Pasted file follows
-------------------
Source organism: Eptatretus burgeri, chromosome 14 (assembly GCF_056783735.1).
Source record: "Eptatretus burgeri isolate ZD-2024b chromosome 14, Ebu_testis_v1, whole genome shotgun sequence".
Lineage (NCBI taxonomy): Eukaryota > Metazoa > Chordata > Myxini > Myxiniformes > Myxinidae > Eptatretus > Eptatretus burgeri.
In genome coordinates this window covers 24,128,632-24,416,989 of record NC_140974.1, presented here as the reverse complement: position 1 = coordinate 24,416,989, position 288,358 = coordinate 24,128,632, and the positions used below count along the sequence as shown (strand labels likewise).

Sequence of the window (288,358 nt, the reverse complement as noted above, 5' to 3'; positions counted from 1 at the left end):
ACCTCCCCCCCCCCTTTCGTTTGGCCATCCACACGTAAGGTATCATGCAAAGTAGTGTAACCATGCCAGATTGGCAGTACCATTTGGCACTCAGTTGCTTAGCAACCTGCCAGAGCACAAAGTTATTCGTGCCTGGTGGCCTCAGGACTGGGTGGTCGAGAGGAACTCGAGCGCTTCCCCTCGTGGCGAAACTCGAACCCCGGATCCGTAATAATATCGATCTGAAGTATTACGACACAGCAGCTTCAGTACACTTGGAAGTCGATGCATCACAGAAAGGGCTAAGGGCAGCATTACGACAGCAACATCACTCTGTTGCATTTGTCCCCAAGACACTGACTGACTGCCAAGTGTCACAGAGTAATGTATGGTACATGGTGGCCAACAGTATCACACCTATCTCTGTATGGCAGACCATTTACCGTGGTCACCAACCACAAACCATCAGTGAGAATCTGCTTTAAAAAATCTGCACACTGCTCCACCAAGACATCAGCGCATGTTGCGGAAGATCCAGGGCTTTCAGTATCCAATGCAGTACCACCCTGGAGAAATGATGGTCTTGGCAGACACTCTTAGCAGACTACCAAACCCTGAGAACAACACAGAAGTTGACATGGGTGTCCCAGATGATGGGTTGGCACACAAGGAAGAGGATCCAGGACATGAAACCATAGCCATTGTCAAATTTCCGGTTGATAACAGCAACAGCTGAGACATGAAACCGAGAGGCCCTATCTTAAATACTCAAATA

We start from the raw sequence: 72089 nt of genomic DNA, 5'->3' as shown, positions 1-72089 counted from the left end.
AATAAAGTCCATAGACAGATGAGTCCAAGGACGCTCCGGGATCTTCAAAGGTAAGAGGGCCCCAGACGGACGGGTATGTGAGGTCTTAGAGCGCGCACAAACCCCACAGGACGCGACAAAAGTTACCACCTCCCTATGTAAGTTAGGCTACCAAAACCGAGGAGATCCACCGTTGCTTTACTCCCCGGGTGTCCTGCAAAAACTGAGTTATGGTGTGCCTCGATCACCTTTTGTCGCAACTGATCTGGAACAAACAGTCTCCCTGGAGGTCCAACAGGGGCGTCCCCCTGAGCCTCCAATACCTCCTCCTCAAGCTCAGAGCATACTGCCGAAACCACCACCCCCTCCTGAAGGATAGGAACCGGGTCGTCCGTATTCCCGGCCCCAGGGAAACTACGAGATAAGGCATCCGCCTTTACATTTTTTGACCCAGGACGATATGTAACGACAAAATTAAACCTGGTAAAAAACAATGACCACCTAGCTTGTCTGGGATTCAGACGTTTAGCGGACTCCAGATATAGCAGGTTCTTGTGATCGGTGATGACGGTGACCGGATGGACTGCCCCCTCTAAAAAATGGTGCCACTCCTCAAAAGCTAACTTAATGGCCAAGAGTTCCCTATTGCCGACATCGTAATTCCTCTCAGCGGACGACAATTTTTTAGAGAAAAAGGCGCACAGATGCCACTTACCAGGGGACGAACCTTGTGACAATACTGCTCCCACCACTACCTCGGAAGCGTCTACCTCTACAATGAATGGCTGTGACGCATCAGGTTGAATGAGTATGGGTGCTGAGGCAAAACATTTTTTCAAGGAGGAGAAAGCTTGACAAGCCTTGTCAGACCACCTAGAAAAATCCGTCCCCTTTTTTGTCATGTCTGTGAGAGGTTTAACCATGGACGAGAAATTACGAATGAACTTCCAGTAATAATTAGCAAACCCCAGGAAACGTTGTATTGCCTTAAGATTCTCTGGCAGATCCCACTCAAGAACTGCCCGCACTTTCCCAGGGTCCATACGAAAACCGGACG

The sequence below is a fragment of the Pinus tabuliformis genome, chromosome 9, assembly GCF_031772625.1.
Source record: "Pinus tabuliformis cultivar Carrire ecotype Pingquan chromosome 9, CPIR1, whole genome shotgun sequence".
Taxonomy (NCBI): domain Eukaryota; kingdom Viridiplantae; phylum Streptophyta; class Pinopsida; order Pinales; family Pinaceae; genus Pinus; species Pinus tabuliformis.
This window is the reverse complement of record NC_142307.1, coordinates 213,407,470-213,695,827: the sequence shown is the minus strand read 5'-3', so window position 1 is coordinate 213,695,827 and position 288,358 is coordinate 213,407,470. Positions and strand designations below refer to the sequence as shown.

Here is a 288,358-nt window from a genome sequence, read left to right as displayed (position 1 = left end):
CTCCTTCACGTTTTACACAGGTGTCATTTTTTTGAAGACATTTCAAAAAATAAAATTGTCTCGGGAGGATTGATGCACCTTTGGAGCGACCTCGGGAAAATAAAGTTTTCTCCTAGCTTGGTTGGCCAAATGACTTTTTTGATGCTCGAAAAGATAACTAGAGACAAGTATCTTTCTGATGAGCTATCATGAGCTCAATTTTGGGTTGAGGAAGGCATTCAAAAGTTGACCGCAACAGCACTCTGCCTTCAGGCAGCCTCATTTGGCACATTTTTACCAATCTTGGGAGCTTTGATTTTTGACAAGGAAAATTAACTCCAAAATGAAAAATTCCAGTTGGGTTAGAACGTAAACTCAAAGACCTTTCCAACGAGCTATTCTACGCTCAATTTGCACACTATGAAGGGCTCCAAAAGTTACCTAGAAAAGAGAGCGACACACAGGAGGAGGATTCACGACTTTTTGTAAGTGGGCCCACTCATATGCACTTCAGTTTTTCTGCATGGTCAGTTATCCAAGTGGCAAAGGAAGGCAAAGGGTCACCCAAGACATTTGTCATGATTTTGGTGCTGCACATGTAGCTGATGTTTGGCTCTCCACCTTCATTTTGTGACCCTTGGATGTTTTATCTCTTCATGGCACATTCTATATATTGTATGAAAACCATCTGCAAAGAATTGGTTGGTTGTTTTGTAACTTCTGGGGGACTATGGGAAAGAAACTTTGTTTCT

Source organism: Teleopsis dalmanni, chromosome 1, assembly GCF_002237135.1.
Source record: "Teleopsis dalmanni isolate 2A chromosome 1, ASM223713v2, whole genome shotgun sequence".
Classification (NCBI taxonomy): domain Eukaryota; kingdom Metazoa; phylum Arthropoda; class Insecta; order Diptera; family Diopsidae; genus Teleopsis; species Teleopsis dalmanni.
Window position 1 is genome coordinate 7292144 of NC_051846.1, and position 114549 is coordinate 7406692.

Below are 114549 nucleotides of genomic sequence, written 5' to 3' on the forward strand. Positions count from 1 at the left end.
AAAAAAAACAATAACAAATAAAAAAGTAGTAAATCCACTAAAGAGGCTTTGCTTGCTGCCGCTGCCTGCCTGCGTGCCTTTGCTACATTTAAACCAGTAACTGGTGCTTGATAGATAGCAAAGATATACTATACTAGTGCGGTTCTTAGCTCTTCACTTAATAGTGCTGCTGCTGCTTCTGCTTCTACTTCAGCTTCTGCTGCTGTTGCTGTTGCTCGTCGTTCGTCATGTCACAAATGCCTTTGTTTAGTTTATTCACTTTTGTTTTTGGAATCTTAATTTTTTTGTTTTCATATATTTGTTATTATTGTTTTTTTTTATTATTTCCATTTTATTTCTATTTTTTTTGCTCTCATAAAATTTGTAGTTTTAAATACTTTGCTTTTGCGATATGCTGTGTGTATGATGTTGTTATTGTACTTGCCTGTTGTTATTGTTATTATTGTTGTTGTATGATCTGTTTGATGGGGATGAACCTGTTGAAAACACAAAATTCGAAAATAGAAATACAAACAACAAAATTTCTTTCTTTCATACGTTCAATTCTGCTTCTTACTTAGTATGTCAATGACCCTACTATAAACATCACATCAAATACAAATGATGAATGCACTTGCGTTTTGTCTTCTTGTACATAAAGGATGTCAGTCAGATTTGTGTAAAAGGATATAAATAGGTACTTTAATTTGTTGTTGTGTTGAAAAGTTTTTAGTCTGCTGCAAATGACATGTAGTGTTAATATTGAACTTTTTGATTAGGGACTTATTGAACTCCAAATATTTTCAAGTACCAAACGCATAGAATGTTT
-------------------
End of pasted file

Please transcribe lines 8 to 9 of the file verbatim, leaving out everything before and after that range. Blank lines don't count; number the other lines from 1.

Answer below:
AATAAAGTCCATAGACAGATGAGTCCAAGGACGCTCCGGGATCTTCAAAGGTAAGAGGGCCCCAGACGGACGGGTATGTGAGGTCTTAGAGCGCGCACAAACCCCACAGGACGCGACAAAAGTTACCACCTCCCTATGTAAGTTAGGCTACCAAAACCGAGGAGATCCACCGTTGCTTTACTCCCCGGGTGTCCTGCAAAAACTGAGTTATGGTGTGCCTCGATCACCTTTTGTCGCAACTGATCTGGAACAAACAGTCTCCCTGGAGGTCCAACAGGGGCGTCCCCCTGAGCCTCCAATACCTCCTCCTCAAGCTCAGAGCATACTGCCGAAACCACCACCCCCTCCTGAAGGATAGGAACCGGGTCGTCCGTATTCCCGGCCCCAGGGAAACTACGAGATAAGGCATCCGCCTTTACATTTTTTGACCCAGGACGATATGTAACGACAAAATTAAACCTGGTAAAAAACAATGACCACCTAGCTTGTCTGGGATTCAGACGTTTAGCGGACTCCAGATATAGCAGGTTCTTGTGATCGGTGATGACGGTGACCGGATGGACTGCCCCCTCTAAAAAATGGTGCCACTCCTCAAAAGCTAACTTAATGGCCAAGAGTTCCCTATTGCCGACATCGTAATTCCTCTCAGCGGACGACAATTTTTTAGAGAAAAAGGCGCACAGATGCCACTTACCAGGGGACGAACCTTGTGACAATACTGCTCCCACCACTACCTCGGAAGCGTCTACCTCTACAATGAATGGCTGTGACGCATCAGGTTGAATGAGTATGGGTGCTGAGGCAAAACATTTTTTCAAGGAGGAGAAAGCTTGACAAGCCTTGTCAGACCACCTAGAAAAATCCGTCCCCTTTTTTGTCATGTCTGTGAGAGGTTTAACCATGGACGAGAAATTACGAATGAACTTCCAGTAATAATTAGCAAACCCCAGGAAACGTTGTATTGCCTTAAGATTCTCTGGCAGATCCCACTCAAGAACTGCCCGCACTTTCCCAGGGTCCATACGAAAACCGGACG

The sequence below is a fragment of the Pinus tabuliformis genome, chromosome 9, assembly GCF_031772625.1.